On January 23, 1899, Ora Mae Washington was born in Caroline County, Virginia, to parents James and Laura O. Young-Washington. In 1912, her family moved to the Germantown area of Philadelphia, Pennsylvania looking for better working opportunities. For the first twenty-five years of her life, she was not seriously engaged in sports and never participated in an organized sport. Tragedy would striker her family when one of her sisters passed away; she struggled with grieving and sports was suggested as a means of therapy. Tennis was the original sport that Ora chose to play and she began her career at the Germantown YMCA. A year into playing tennis, she improved so much that she won her first national championship and entered a national tournament for black tennis players. Ora’s skills were on full display and she put the tennis world on notice that the reign on “The Queen of Tennis” was upon them. She became the dominant black tennis player of her era, winning the American Tennis Association’s national crown in 1929 and holding the crown until 1936. She was so much better than her opponents that she would go full seasons without losing a tennis match.
From the mid-1930’s through the early 1940’s Ora would win eight national singles crowns, twelve doubles crowns, and three mixed doubles crowns. She was the darling of the black sports world and was unknowingly inspiring future black tennis champions. Hellen Willis Moody was the best white female tennis player in the world at that time and Ora had her eyes on a match with Hellen. The Jim Crow era was alive and well in the United States and Ora’s tennis success did not shield her from the racism. Because Ora was a black woman Hellen refused to play her in a match to determine who the best female tennis player in America. Ora was disappointed but not deterred. She would continue to dominate tennis until the 1940’s. Unlike most female athletes of that era, Ora was not just a one sport woman, basketball was her second love.
The Germantown Hornets is the name of the team Ora played basketball for during the 1930’s and 1940’s. The Hornets were originally sponsored by the local YMCA before they became good enough to compete as a professional team. Ora helped lead her team to a 22-1 record and the female national championship. The Hornets followed up their national championship by winning thirty-three games in a row. What was unique about the Hornets is the team was composed of black women but they competed against black women’s teams, white women’s teams and, men’s teams; defeating them all. She would leave the Hornets and begin playing with the Philadelphia Tribune in 1932 as the team’s center and coach. The team was sponsored by a black-owned newspaper The Philadelphia Tribune which allowed it to travel across the country competing against a wide range of opponents. Not only was Ora the team’s best player but she was their leading scorer. The Tribune played any team that was not afraid to face them; Ora was considered the best black female basketball player in the world, she led her team to eleven consecutive championships demolishing their competition.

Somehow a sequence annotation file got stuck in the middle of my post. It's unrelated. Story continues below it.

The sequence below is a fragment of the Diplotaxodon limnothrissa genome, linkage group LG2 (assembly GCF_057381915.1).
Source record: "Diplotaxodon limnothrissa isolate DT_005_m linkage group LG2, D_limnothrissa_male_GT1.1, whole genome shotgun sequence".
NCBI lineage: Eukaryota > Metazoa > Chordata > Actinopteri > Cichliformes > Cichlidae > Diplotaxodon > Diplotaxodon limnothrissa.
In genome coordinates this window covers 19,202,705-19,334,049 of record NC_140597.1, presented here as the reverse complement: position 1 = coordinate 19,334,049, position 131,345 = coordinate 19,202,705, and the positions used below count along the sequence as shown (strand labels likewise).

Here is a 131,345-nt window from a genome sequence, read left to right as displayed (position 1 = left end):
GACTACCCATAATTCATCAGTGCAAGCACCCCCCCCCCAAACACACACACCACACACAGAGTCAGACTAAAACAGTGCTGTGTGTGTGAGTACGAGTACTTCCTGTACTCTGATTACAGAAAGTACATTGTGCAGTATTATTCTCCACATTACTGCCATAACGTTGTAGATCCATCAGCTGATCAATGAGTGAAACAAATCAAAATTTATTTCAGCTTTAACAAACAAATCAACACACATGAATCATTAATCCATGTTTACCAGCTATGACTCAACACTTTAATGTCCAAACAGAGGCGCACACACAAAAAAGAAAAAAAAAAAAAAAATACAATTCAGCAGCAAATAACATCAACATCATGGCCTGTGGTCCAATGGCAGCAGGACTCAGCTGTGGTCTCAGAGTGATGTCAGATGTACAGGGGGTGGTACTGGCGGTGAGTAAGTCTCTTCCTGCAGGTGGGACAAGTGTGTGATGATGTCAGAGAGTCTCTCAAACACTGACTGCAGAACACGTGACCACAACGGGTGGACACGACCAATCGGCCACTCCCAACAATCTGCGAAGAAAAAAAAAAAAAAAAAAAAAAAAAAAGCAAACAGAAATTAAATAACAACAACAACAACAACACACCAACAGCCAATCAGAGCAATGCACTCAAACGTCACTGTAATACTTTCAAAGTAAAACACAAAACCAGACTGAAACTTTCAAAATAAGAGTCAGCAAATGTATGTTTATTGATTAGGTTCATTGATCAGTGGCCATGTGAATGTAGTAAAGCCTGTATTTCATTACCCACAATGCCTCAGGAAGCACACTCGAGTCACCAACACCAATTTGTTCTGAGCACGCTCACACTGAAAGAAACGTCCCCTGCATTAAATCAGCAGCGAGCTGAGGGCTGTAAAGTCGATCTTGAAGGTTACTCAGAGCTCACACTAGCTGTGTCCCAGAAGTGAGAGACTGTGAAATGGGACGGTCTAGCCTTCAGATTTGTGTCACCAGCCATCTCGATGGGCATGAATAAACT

The 1940’s was the time period that Ora retired from playing both tennis and basketball; The “Queen of Tennis” set the basketball world on fire. To supplement the little pay she earned from tennis and basketball she worked as a domestic to make ends meet. After retiring from sports she became an entrepreneur, brought an apartment building, and secured herself financially for the rest of her life. She used her free time to hold tennis clinics for the Germantown youth to expose them to the sport. She was truly a titan within the sports world, over her career she won 201 championships from tennis and basketball but was virtually unknown outside of the black sports world. She would die in 1971 at the age of seventy-three as a pioneer in the world of women’s sports.
In 1976, she was inducted into the Black Athletes Hall of Fame for her accomplishments. In 1986, she was inducted into Temple University’s Sports Hall of Fame. And in 2009, she was inducted into the Women’s Basketball Hall of Fame. She is often forgotten but her impact on tennis and basketball is still felt today. She opened the tennis doors for future black players like Althea Gibson, Author Ashe, and the Williams sisters. Her dominance on the basketball court helped pave the way for black female basketball players such as Cheryl Miller, Lisa Lesley and Maya Moore. The WNBA is able to thrive today because she helped black women understand that not only can they play sports but they can dominate the sports. To the “Queen of Tennis” and women’s basketball legend Ora Mae Washington, we proudly stand on your shoulders.
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